Gisli has worked on a range of high profile cases where memory distrust syndrome has affected regular people, like a soldier whose friend fell off a cliff when they were walking home from a bar. Suspected of pushing the friend, ridden with grief and drunk at the time of the incident, the soldier failed a polygraph test and then confessed to the murder, later to retract his confession when the true memory returned. Gisli has also worked on a number of cases on death row in America that have helped to stop executions.
"As an expert witness I work closely with the police, defense, prosecution, and police to look at the vulnerabilities of people in the context they were questioned to try to help the court," he said. "And what I and my colleagues have shown over the years is that, if you're genuinely innocent, you're surprised you're being arrested, you're not prepared and you basically want to get out. Even normal individuals, given the right circumstances, can make a false confession to murder and remember doing it as well."
Countries and law systems, however, aren't quick to agree that their systems are prone to false confessions, says Gisli. "When I was testifying in the USA, the view expressed to my colleagues and I was that false confessions don't happen in America. Then I go to other countries and hear exactly the same: 'We don't have those in Italy,' they say. There's a resistance; people have an inherent trust that nobody would confess to a crime like murder unless they'd done it because the consequences are so severe. But that's not true."
Especially not, he adds, under governments around the world that condone torture and rendition. "Confessions alone did, historically, lead to convictions. Today, theoretically, they shouldn't. But they do."
WATCH: Giants of Iceland
Cases like the Icelandic Six and the Guildford Four have shaped research on the topic, and since the 90s police and judges have become more aware that they need to be more careful in the police interviews to have a firm case in court, says Gisli. "The British police started using formal interviewing techniques—what's called the Peace Model, which is based on being open minded and transparent and searching for the truth, rather than assuming people were guilty," he says. His research has helped dictate what these guidelines are. "There should be clear questions, not leading questions. They shouldn't question people for more than six hours, and they should record from the start to the end."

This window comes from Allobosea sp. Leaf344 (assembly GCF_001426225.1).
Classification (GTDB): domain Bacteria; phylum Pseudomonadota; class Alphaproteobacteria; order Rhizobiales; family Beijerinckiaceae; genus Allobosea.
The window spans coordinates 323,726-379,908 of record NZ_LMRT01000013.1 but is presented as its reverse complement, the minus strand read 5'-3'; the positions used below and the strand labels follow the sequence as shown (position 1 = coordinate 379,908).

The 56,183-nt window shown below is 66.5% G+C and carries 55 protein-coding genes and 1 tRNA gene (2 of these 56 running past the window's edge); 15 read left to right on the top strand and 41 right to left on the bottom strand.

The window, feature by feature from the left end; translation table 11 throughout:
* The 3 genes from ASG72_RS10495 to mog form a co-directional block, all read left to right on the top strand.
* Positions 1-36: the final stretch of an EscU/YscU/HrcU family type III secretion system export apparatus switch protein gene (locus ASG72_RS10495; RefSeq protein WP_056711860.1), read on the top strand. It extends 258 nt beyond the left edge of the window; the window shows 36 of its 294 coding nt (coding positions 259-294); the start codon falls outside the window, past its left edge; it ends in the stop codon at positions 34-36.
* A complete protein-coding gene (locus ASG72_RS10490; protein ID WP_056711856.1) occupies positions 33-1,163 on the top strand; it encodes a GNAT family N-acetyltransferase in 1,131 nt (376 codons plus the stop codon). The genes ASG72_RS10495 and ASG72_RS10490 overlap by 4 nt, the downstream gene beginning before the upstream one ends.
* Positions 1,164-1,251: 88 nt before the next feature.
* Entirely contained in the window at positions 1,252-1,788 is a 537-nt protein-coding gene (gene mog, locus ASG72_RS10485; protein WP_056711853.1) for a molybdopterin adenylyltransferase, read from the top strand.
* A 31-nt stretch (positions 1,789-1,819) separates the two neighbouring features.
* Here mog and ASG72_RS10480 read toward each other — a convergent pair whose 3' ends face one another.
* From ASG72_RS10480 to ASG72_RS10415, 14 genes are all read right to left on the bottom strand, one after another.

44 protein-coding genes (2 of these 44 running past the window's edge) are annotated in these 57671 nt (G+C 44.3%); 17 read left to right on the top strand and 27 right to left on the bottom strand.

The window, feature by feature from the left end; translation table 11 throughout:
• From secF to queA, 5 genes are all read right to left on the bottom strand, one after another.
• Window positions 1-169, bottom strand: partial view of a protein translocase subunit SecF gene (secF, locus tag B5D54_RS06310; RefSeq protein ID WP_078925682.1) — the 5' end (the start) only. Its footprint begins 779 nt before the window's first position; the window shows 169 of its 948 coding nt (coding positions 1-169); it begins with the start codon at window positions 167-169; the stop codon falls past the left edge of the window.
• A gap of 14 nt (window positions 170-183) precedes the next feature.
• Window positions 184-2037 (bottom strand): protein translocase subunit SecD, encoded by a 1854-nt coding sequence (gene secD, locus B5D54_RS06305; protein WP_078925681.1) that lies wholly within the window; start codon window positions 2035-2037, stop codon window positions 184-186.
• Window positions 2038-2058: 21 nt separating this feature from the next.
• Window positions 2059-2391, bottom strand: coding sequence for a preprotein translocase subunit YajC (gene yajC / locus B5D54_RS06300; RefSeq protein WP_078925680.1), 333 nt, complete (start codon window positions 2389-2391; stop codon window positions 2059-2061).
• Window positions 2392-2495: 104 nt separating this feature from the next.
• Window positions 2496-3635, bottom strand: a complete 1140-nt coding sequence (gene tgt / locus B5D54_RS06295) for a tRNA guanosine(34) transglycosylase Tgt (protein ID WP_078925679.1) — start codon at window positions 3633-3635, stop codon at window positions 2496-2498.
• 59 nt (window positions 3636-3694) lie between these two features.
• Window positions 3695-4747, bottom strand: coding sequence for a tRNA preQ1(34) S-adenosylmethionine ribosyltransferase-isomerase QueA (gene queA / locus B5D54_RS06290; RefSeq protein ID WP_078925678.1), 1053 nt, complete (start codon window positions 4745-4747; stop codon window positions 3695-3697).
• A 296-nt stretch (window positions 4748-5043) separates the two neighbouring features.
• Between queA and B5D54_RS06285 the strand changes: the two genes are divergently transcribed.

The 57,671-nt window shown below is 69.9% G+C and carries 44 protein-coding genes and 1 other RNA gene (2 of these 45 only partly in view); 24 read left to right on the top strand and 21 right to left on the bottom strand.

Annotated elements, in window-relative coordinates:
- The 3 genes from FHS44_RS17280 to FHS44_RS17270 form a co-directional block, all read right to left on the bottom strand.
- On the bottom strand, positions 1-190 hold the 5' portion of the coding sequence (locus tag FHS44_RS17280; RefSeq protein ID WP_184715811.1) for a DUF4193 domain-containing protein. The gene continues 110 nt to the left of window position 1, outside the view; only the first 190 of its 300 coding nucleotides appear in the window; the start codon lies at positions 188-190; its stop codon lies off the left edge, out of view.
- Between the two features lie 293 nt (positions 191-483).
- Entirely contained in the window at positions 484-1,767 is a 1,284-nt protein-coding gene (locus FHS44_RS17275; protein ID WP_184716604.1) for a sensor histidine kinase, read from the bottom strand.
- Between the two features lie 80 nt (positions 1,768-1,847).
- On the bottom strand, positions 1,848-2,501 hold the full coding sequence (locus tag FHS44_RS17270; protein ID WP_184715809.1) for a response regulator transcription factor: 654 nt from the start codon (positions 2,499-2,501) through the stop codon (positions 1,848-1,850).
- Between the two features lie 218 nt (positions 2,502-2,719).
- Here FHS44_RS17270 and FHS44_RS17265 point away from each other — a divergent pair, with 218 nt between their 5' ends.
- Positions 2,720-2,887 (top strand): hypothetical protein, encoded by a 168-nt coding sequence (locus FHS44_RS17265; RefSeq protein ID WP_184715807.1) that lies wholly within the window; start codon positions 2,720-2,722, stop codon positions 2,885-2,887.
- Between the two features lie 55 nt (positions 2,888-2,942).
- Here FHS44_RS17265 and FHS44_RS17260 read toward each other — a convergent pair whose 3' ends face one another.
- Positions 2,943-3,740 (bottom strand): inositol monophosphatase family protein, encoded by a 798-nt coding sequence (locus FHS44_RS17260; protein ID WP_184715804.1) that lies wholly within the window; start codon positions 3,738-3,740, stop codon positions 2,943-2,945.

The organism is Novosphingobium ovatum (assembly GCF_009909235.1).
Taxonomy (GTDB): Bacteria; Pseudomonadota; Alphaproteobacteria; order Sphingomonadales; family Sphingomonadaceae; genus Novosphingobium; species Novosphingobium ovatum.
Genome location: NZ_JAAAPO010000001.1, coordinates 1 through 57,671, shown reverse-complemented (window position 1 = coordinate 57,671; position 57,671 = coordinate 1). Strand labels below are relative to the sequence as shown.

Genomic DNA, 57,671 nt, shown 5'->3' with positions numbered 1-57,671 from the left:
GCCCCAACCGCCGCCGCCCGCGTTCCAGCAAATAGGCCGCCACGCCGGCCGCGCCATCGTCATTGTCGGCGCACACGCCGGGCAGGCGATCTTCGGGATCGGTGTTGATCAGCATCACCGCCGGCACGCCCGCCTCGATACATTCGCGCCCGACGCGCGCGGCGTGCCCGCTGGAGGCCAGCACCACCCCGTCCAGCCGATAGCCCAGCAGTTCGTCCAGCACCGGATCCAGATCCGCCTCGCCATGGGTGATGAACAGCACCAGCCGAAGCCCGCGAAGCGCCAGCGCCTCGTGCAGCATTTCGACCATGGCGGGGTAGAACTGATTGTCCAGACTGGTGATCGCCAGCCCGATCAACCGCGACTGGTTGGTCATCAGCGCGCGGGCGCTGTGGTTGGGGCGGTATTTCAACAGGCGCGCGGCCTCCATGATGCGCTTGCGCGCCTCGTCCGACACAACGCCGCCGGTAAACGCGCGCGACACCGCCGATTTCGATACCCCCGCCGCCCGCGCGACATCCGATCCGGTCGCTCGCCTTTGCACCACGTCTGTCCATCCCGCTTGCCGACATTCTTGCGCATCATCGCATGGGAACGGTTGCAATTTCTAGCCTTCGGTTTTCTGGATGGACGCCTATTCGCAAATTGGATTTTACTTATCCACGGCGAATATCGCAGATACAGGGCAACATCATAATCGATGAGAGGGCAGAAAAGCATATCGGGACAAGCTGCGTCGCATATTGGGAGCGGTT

England is so ahead of the game on these interrogation policies, Gisli explains proudly, that Norway, New Zealand, and Australia are now using adaptations of the Peace Model.
Still, the expert urges things not to stagnate. His worry is that while England is leading the field, police funding cuts could affect the interview training that police officers here receive. "Courts require details of what a person did," he says, "and I worry that another risk with cuts is that police rapport is cut down, trying to make it quicker with, 'Did you do it or didn't you do it?'"
Elsewhere, countries like America need to change their practice, Gisli says. "They've had around 350 DNA exonerations since 1989, proving confessions unreliable… but still, their tactics don't change."
Gisli believes that if the rules of the Peace Model were followed in the Iceland case, the false imprisonments would not have happened. "The courts were colluding with the police, turning a blind eye to the breach of codes of practice," he says. "There was a presumption that they got the right people, and the lack of bodies made them panic."
The fallout for those convicted has been severe as a consequence. In Out of Thin Air, Erla tells the cameras how fickle a thing she now understands memory to be, and that the moment you acknowledge your memories might not reflect your experiences, it can make havoc of your sense of self.
After Saevar served his sentence, he began to campaign for his innocence, but died before he was able to clear his name. The other men, says Gisli, still had to live with the confusion of why they confessed to a crime they did not commit.
"Imagine the anxiety of that," he says, "40 years on."